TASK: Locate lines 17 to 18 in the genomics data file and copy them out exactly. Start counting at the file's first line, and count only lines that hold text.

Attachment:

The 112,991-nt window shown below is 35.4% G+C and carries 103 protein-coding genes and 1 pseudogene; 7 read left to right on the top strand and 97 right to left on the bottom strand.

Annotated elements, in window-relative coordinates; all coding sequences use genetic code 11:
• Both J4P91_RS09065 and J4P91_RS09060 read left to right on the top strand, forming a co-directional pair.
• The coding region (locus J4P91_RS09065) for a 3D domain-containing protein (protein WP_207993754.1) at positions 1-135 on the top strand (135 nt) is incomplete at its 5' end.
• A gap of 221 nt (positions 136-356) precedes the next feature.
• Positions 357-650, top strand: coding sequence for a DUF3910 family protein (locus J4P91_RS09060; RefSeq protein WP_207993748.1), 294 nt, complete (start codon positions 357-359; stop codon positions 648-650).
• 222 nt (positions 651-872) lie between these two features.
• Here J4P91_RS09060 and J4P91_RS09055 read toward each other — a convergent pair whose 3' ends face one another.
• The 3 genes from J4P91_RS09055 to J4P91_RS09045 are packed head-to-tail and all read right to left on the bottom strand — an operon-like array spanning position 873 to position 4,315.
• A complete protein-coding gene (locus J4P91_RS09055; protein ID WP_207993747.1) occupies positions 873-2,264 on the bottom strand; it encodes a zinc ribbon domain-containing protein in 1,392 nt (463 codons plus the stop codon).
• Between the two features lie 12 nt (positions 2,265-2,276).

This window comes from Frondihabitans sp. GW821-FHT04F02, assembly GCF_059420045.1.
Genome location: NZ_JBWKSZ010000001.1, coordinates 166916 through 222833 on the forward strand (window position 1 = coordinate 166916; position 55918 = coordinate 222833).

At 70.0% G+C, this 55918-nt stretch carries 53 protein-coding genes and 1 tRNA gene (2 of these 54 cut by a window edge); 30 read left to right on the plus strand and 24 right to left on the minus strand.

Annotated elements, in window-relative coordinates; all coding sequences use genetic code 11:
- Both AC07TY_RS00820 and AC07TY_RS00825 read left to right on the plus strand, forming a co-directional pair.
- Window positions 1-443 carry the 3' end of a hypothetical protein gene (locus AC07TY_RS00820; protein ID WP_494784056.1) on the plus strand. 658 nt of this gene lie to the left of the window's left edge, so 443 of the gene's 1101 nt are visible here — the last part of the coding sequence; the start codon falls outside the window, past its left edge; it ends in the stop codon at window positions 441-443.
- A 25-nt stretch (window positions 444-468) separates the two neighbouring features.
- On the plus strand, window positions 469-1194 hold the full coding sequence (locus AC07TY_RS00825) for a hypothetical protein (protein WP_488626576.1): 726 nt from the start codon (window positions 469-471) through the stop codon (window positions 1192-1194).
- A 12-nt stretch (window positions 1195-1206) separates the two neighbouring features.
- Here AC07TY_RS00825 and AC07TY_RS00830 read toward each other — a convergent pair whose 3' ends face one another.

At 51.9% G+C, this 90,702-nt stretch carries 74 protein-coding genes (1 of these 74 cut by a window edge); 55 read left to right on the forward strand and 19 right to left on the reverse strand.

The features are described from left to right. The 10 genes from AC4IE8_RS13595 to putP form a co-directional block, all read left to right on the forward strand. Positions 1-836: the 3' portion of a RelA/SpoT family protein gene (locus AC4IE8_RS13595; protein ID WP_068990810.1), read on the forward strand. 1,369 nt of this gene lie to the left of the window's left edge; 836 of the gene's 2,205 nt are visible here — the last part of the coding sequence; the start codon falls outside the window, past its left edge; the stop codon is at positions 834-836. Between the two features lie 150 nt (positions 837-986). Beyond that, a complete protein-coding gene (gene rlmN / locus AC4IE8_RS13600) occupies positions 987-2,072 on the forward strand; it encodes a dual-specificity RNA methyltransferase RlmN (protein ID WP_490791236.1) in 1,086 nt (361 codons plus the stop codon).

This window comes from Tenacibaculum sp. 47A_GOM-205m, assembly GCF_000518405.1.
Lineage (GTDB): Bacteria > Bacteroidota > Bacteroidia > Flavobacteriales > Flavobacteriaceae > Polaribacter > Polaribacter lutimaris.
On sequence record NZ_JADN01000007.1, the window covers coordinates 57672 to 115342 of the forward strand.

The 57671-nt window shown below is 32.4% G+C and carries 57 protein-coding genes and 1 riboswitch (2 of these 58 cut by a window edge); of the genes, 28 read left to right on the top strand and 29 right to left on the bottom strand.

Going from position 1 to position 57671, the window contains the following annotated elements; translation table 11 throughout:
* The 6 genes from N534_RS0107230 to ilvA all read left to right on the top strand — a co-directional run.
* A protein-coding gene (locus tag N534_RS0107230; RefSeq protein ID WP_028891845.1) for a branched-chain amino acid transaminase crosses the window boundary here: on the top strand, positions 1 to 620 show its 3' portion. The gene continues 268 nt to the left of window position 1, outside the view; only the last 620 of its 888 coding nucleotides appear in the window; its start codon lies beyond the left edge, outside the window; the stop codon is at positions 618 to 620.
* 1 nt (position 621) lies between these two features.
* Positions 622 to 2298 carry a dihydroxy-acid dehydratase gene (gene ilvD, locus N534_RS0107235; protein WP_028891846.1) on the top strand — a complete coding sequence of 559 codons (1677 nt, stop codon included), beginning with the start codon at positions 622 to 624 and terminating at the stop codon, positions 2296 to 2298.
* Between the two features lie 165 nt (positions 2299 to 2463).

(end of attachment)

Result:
- Window positions 1-443 carry the 3' end of a hypothetical protein gene (locus AC07TY_RS00820; protein ID WP_494784056.1) on the plus strand. 658 nt of this gene lie to the left of the window's left edge, so 443 of the gene's 1101 nt are visible here — the last part of the coding sequence; the start codon falls outside the window, past its left edge; it ends in the stop codon at window positions 441-443.
- A 25-nt stretch (window positions 444-468) separates the two neighbouring features.